Study Finds High Fiber Diets Don't Protect Against Diverticulosis

Posted on March 15, 2012

Diverticula


University of North Carolina researchers are challenging commonly-held beliefs about the causes of diverticulosis, a disease of the large intestine in which pouches develop in the colon wall. A new study of more than 2,000 people found that consuming a diet high in fiber raised, rather than lowered, the risk of developing diverticulosis. The study appears in the February 2012 issue of the journal Gastroenterology. Previously, scientists and physicians have thought that eating a high-fiber diet lowers a person's risk of diverticulosis.

Anne Peery, MD, a fellow in the gastroenterology and hepatology division at UNC and the study's lead researcher, says, "Despite the significant morbidity and mortality of symptomatic diverticulosis, it looks like we may have been wrong, for decades, about why diverticula actually form. While it is too early to tell patients what to do differently, these results are exciting for researchers. Figuring out that we don't know something gives us the opportunity to look at disease processes in new ways."

Diverticulosis affects about one-third of adults over age 60 in the United States. Most cases are asymptomatic, but complications from diverticulosis can be severe, including infections, bleeding, intestinal perforations and even death. An endoscopic picture of a clean colon (large intestine) with diverticula is pictured above.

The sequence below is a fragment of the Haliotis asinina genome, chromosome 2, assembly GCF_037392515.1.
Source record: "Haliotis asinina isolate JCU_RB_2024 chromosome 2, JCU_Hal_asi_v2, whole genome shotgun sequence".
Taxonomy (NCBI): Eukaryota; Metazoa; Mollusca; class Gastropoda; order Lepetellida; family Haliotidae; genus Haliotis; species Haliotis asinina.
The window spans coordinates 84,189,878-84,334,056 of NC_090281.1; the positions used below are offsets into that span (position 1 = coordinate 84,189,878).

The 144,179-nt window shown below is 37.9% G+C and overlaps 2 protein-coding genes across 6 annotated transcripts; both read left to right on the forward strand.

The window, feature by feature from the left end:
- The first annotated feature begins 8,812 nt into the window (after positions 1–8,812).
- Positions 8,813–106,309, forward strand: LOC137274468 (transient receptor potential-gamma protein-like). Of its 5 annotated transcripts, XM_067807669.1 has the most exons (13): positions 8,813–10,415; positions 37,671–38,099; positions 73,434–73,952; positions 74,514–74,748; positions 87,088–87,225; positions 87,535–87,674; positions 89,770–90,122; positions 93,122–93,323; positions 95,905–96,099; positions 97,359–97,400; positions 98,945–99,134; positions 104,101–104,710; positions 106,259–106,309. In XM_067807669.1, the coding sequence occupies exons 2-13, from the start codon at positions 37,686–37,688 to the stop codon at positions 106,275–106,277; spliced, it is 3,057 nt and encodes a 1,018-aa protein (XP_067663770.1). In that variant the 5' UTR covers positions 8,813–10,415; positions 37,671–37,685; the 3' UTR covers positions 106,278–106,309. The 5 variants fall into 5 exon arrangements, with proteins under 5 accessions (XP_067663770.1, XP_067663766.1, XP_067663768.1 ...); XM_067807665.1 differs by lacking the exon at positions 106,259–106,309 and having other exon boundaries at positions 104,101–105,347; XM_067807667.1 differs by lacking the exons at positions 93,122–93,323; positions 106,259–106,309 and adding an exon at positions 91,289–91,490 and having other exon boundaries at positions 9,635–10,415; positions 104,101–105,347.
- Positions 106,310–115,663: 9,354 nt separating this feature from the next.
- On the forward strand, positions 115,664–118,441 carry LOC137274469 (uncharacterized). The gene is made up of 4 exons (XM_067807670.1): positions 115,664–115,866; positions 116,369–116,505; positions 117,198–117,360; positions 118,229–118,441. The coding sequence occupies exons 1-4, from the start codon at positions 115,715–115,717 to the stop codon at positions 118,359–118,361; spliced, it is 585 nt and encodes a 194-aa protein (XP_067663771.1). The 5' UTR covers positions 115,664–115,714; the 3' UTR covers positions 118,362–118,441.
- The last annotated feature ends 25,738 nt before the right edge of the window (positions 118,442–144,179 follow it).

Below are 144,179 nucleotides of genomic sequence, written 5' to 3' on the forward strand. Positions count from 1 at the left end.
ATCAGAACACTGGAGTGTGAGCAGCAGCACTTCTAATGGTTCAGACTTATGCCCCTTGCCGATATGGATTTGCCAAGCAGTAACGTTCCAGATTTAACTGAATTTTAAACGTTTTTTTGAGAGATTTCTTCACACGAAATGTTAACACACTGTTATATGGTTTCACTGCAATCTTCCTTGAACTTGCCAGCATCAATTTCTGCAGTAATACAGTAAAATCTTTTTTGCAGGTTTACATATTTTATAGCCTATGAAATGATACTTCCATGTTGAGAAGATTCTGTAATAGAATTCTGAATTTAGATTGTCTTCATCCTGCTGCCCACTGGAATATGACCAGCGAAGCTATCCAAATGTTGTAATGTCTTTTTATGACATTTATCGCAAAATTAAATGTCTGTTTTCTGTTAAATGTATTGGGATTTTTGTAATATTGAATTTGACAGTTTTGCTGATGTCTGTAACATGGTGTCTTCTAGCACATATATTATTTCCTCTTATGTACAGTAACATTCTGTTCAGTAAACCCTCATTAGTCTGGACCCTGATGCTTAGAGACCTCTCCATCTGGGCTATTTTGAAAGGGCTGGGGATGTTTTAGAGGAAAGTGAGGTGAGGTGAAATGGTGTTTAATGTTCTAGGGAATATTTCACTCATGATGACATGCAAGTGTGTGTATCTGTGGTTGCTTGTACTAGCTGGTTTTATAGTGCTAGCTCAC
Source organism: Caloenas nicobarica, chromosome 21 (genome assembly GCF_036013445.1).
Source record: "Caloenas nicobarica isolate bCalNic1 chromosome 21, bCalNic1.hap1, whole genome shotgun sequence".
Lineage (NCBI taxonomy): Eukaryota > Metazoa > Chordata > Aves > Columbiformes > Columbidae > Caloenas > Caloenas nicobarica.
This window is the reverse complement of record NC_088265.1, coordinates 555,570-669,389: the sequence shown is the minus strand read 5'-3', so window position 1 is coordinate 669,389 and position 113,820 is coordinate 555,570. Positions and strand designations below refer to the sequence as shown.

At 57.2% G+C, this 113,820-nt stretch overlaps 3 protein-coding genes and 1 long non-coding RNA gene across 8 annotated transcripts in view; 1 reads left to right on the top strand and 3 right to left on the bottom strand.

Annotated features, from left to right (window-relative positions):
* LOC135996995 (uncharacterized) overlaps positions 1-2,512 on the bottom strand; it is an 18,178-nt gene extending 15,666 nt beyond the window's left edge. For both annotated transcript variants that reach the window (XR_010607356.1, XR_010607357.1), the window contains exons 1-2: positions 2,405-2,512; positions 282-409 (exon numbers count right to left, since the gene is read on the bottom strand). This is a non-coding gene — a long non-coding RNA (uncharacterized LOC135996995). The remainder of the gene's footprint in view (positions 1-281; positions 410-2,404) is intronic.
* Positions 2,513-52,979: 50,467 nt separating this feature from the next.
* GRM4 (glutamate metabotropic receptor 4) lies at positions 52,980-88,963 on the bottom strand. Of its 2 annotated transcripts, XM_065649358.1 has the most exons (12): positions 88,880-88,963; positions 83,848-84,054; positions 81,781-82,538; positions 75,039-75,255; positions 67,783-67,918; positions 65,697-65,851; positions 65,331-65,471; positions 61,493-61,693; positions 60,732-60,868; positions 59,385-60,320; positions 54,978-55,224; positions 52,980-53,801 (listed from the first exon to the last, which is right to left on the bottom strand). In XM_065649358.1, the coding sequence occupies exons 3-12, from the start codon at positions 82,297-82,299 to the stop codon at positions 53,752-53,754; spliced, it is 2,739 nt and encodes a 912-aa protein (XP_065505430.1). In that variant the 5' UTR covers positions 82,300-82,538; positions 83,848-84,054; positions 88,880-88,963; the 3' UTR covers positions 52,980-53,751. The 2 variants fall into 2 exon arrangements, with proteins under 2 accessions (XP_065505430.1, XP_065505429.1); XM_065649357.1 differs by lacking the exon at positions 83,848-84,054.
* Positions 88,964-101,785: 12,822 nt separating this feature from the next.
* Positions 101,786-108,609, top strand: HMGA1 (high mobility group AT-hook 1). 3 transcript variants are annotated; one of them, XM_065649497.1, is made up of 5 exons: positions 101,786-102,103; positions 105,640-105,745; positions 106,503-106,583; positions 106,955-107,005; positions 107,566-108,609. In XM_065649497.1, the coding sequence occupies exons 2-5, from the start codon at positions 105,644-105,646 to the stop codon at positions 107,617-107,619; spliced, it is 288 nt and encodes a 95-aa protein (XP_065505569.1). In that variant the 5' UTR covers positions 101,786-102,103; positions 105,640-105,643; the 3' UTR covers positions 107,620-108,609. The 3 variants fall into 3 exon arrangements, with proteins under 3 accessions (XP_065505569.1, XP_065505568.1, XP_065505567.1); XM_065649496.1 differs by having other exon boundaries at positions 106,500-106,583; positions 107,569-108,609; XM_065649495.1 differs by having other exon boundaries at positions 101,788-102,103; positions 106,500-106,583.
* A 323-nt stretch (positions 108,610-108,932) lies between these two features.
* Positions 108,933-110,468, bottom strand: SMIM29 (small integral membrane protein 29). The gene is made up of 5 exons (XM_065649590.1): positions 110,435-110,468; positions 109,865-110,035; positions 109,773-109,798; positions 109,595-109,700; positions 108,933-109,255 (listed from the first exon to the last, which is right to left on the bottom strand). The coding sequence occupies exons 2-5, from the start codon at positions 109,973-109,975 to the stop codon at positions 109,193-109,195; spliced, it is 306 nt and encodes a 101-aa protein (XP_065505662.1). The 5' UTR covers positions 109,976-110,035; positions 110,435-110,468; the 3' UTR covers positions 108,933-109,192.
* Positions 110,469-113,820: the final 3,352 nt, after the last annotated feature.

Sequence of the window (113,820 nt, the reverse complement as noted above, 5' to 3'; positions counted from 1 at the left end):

The UNC study is based on data from 2,104 patients aged 30-80 years who underwent outpatient colonoscopy at UNC Hospitals from 1998-2010. Participants were interviewed about their diet, bowel movements and level of physical activity. The study found those with the lowest fiber intake were 30% less likely to develop diverticula than those with the highest fiber intake. The study also found constipation was not a risk factor and that having more frequent bowel movements actually increased a person's risk. Compared to those with fewer than seven bowel movements per week, individuals with more than 15 bowel movements per week were 70% more likely to develop diverticulosis. The study also found no association between diverticulosis and physical inactivity, intake of fat, or intake of red meat.

Photo: Anne Peery, MD